Danish study finds that taking a long time to conceive is linked to problems at birth

Women who take more than a year to conceive have a higher than normal risk of having a premature birth, a full-term baby with low birthweight[1], or a Caesarean section, according to a large Danish study reported today (Thursday 30 October) in Europe’s leading reproductive medicine journal Human Reproduction[2].

More than one in ten babies are born to infertile[3] couples and the researchers are warning that doctors should be especially alert to potential problems within this group of women.

Lead investigator Dr Olga Basso, research associate professor at the Danish Epidemiology Science Centre at the University of Aarhus and her US collaborator Dr Donna Baird, a senior researcher at the Epidemiology Branch at NIEHS, National Institutes of Health, analysed nearly 56,000 births from the Danish National Birth Cohort where the women had reported the length of time they took to conceive.

Among these women 11% had tried to conceive for over a year – 15% of first time mothers [primiparas] and 8% of women having subsequent babies [multiparas].

Said Dr Basso: “Based on the data from singleton live births, we found that infertile women were at increased risk for preterm delivery, term babies with low birthweight, and Caesarean section. The increase ranged from approximately 30% to over twice the risk. Once we had adjusted the figures to account for factors such as smoking, body mass index, and age, the increase was lower, suggesting that these factors may explain some of the association. But, significant associations with infertility still remained. The increased risk of preterm birth (before 37 weeks) is of most concern, with estimated elevated risks of nearly 40% for first-time mothers and nearly 80% for multiparas.”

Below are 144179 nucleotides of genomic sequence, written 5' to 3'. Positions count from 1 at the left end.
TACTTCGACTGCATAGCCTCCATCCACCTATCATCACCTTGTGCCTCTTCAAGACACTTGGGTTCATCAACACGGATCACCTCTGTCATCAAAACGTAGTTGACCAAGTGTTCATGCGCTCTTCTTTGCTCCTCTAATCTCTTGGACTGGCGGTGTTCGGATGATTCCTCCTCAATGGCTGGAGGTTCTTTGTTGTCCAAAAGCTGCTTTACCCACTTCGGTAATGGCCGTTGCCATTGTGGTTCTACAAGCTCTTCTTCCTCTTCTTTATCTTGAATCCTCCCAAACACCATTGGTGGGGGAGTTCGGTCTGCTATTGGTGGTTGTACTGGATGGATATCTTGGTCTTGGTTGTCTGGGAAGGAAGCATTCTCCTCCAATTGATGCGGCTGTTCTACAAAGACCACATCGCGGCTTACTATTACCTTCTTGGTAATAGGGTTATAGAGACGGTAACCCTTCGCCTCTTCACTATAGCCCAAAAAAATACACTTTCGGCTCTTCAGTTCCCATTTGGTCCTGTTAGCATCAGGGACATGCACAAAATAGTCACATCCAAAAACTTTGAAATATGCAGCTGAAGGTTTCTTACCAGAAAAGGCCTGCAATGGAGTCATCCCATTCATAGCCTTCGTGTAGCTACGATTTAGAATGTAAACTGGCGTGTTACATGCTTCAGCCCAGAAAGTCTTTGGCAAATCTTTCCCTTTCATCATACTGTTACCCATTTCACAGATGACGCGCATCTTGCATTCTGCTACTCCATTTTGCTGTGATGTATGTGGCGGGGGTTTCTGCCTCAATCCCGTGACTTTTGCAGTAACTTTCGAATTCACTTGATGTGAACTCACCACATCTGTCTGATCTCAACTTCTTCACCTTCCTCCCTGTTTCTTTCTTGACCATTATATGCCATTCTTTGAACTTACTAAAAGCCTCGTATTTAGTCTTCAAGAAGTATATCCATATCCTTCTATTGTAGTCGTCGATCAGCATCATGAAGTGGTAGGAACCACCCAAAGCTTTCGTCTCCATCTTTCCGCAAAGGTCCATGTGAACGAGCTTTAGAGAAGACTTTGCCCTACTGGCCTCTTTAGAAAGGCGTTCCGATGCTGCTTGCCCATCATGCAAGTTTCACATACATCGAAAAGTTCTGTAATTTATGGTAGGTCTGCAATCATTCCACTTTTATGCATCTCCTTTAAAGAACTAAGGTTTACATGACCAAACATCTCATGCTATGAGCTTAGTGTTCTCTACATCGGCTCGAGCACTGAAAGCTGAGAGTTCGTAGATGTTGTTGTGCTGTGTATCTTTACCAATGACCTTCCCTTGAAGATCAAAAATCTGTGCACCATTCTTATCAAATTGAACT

The study – the largest ever done on infertility and birth outcomes – found that it was not only women who had undergone fertility treatment that were at risk but also those who eventually conceived naturally.

“There has been ongoing controversy about the potential adverse effects of fertility treatment on birth problems but limited evidence about women who are infertile but conceive without treatment,” Dr Basso said. “A study in 1997 [by Henriksen, my co-author on this paper Dr Baird, and others] did show that women who conceived naturally after a long time were at higher risk of preterm birth. Our study confirms that with a much larger sample. In addition, we had sufficient numbers to compared treated and untreated infertile women. We found little difference in the scale of the extra risk between treated and untreated primiparas, but among multiparas the risk was higher for those who had received treatment than for those who had not.

“We don’t know why that is. It may be that infertile primiparas and multiparas are different, both in the causes of their infertility and the treatment they receive. If so, these differences could explain the higher risks we found for treated multiparas.”

The researchers believe that the results of the study are reliable, both because of its large size and its design. One important feature was that they were able to compare treated infertile women with other infertile women, rather than just a sample of the population, making the groups more comparable.

“I think the fact that around 10 to 15% of babies are born to infertile couples, with or without treatment, makes this an important issue to address,” said Dr Basso. “Adverse birth outcomes are important causes of infant and maternal medical problems. We hope that our findings will encourage detailed study of this group of women to see if the risk of adverse birth outcomes varies for couples with different causes of infertility. If, for example, it were found that preterm births were more common for women with one cause of infertility than for women with other causes, this could focus further research.”

Meanwhile, Dr Basso concluded, it was vital for doctors to be aware of this increased risk and discuss with their patients what precautions should be taken.

[1] Full term: In the context of this study this means babies born from 37 weeks of pregnancy onwards.
[2] Infertility and preterm delivery, birthweight, and Caesarean section: a study within the Danish National Birth Cohort. Human Reproduction. Vol.18. No 11. pp 2478-2484.
[3] Infertility: taking longer than one year to conceive is a commonly used clinical definition of infertility.

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